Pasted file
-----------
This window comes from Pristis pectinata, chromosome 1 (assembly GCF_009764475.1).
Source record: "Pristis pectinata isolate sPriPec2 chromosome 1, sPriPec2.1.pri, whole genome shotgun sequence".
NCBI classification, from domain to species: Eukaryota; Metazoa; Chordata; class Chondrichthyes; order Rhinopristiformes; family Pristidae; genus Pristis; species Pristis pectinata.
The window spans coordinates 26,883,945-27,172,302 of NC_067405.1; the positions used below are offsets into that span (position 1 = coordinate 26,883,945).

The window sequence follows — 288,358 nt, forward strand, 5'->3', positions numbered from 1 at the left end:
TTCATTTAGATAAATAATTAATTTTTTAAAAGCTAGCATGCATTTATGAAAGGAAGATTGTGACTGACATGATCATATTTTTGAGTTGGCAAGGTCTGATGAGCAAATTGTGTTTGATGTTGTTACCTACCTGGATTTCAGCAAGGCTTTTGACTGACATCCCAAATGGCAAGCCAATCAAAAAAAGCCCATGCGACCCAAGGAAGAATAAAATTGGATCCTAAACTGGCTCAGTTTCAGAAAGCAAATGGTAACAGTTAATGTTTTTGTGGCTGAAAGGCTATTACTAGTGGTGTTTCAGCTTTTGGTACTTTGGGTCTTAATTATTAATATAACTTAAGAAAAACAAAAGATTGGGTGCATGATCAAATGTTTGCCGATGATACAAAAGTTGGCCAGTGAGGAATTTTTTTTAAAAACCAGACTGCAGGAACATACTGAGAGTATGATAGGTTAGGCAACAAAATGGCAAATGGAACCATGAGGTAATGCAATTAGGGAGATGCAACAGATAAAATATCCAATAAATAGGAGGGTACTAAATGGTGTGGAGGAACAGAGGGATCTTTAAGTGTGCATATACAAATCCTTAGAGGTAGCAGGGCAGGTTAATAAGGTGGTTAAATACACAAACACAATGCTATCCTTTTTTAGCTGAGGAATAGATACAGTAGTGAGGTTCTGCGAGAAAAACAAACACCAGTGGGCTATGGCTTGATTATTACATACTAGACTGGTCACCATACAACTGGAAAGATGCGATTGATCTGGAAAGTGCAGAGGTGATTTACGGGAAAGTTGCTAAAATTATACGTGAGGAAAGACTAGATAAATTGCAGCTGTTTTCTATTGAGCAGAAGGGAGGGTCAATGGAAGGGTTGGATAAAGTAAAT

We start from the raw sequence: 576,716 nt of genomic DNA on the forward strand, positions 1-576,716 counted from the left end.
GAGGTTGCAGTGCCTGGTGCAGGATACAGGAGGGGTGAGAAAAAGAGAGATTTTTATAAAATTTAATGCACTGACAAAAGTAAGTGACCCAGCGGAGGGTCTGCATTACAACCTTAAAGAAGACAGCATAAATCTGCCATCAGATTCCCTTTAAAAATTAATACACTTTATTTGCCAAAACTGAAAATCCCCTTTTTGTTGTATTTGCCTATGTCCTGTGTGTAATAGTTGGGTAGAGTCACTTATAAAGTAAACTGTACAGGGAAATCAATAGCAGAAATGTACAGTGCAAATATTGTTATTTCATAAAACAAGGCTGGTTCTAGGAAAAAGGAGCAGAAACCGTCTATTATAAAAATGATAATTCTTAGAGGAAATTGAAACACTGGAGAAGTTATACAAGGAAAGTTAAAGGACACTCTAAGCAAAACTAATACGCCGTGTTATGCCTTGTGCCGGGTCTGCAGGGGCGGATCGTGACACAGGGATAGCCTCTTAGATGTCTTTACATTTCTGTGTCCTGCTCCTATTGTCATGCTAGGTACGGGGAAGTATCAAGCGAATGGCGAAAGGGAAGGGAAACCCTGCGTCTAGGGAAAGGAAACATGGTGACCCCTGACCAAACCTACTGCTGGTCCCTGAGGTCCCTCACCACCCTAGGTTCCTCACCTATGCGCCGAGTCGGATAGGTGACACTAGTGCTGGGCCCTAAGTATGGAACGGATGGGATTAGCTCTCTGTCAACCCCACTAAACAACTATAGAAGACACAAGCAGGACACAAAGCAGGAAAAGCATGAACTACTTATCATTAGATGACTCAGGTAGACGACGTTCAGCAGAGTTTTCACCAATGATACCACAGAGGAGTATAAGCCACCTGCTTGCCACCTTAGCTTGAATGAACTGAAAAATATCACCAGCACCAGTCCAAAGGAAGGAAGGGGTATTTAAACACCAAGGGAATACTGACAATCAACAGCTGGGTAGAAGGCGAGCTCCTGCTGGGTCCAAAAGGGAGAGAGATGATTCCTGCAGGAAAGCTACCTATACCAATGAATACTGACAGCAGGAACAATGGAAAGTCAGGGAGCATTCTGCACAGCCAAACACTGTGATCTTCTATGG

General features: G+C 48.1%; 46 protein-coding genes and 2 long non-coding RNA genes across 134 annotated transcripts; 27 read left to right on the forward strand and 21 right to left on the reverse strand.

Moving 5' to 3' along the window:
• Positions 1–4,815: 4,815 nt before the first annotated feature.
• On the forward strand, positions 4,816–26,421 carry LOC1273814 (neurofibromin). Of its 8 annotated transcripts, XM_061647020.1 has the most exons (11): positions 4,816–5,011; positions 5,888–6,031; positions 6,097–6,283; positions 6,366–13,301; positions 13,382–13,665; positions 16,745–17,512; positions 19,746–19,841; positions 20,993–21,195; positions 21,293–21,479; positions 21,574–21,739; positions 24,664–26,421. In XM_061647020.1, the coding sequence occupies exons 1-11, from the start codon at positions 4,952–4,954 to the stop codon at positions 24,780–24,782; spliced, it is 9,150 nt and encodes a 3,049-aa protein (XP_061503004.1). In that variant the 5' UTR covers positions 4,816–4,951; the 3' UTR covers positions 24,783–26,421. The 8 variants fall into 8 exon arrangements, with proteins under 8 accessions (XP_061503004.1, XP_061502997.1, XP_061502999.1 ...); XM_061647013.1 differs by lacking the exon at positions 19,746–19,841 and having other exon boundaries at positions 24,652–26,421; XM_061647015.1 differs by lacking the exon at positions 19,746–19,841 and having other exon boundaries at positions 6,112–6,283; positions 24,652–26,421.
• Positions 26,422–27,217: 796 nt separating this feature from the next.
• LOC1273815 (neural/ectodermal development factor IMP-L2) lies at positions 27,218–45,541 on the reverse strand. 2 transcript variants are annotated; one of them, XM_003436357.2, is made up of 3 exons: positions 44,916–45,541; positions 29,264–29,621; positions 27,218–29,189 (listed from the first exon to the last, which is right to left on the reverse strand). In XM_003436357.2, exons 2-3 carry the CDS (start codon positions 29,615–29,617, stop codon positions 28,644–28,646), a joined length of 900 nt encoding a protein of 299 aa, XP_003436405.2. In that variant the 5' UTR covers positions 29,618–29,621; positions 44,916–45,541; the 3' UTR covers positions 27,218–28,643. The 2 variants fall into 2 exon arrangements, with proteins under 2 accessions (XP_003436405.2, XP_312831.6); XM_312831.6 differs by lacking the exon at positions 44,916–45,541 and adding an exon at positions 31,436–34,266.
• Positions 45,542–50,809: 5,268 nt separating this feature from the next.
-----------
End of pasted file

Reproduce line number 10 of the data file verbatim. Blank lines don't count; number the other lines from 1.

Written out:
Moving 5' to 3' along the window: